Authors: Pasquale Tripodi, Daniele Massa, Accursio Venezia and Teodoro Cardi
Increasing the ability to investigate plant functions and structure through non-invasive methods with high accuracy has become a major target in plant breeding and precision agriculture. Emerging approaches in plant phenotyping play a key role in unraveling quantitative traits responsible for growth, production, quality, and resistance to various stresses. Beyond fully automatic phenotyping systems, several promising technologies can help accurately characterize a wide range of plant traits at affordable costs and with high-throughput. In this review, we revisit the principles of proximal and remote sensing, describing the application of non-invasive devices for precision phenotyping applied to the protected horticulture. Potentiality and constraints of big data management and integration with “omics” disciplines will also be discussed.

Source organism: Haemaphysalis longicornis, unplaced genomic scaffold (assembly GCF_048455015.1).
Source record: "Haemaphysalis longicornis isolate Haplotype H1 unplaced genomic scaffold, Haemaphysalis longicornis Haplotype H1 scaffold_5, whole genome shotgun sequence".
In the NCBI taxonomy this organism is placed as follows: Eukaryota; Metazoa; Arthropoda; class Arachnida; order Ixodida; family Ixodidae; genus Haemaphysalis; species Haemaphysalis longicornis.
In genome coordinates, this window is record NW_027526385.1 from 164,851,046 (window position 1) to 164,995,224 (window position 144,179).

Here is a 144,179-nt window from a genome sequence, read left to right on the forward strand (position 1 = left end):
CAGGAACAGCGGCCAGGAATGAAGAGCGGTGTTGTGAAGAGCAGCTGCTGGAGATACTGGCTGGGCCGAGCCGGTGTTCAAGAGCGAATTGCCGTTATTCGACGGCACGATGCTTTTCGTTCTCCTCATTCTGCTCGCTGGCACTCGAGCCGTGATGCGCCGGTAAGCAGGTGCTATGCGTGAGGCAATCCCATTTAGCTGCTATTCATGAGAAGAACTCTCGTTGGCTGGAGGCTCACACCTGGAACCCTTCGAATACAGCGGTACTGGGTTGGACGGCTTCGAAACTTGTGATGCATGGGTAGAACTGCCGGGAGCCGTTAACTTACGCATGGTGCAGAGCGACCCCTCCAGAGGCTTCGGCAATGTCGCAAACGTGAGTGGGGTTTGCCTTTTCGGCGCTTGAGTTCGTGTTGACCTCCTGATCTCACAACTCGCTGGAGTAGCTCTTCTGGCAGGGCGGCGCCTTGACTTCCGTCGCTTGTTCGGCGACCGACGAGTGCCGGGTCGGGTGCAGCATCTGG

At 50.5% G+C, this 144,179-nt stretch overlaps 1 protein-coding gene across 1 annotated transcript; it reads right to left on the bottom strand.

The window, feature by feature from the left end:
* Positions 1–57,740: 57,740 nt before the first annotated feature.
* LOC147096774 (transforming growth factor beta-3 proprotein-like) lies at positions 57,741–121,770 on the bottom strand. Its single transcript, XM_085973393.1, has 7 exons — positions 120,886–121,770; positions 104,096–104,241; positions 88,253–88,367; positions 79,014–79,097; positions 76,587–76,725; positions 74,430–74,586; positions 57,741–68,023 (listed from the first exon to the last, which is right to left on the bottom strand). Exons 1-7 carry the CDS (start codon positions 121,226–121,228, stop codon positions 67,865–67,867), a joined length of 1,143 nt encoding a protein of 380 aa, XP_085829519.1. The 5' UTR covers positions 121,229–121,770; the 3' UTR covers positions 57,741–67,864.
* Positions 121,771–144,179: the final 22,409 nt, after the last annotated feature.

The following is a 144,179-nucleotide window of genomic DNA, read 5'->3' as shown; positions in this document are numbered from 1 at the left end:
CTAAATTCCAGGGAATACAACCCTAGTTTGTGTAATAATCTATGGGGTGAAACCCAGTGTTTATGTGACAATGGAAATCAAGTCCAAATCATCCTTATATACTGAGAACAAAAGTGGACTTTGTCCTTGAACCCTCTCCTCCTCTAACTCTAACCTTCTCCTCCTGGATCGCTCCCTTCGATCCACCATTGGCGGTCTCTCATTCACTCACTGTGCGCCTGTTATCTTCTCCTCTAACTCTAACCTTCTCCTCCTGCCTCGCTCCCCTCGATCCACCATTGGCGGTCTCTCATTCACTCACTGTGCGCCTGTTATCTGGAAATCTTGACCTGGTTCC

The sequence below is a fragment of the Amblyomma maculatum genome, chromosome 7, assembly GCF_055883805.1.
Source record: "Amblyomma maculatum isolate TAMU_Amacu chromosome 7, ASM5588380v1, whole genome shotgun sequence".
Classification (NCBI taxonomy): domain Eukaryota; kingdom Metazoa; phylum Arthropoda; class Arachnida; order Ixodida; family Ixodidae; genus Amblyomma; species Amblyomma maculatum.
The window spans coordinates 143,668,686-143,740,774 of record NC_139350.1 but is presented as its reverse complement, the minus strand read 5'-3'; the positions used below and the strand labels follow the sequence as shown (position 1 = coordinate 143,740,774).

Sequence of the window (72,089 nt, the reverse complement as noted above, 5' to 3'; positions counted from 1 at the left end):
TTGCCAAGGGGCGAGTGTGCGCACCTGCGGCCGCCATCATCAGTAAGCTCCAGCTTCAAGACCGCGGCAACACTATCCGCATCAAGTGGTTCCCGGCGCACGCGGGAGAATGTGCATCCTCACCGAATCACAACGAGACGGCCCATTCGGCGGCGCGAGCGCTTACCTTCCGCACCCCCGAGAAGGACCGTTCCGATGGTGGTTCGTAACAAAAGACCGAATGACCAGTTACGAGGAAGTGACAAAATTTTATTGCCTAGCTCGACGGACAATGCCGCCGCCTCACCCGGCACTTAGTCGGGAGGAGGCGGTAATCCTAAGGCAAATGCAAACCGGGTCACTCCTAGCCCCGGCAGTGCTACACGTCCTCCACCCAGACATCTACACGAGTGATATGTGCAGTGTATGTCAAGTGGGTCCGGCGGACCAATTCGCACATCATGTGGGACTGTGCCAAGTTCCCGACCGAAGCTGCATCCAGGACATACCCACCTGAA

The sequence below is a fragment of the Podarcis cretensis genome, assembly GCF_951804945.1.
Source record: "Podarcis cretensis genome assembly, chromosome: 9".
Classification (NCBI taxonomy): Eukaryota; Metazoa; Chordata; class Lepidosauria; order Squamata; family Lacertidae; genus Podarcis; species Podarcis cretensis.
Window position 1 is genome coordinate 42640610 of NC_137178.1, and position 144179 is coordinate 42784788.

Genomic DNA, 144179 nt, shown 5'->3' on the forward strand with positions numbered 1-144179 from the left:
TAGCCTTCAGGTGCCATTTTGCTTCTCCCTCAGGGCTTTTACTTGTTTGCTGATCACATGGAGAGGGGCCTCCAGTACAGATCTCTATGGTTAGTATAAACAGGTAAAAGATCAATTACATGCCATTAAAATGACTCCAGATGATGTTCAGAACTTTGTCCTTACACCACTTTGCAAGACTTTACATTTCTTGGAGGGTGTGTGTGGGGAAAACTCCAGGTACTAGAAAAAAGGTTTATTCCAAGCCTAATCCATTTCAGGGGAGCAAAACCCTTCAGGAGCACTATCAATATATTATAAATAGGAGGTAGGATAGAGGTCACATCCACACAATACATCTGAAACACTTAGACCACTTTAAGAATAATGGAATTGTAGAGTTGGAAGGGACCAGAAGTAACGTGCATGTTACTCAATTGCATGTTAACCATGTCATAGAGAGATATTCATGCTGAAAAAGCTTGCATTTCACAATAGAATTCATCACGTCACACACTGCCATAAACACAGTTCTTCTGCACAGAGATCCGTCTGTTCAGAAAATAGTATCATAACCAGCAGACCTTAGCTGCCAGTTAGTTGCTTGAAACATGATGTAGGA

This is an open access article distributed under the Creative Commons Attribution License which permits unrestricted use, distribution, and reproduction in any medium, provided the original work is properly cited. (CC BY 4.0).
Illustration Photo: Tomato seedlings (credits: Aris Papachristou / Flickr Creative Commons Attribution 2.0 Generic (CC BY 2.0))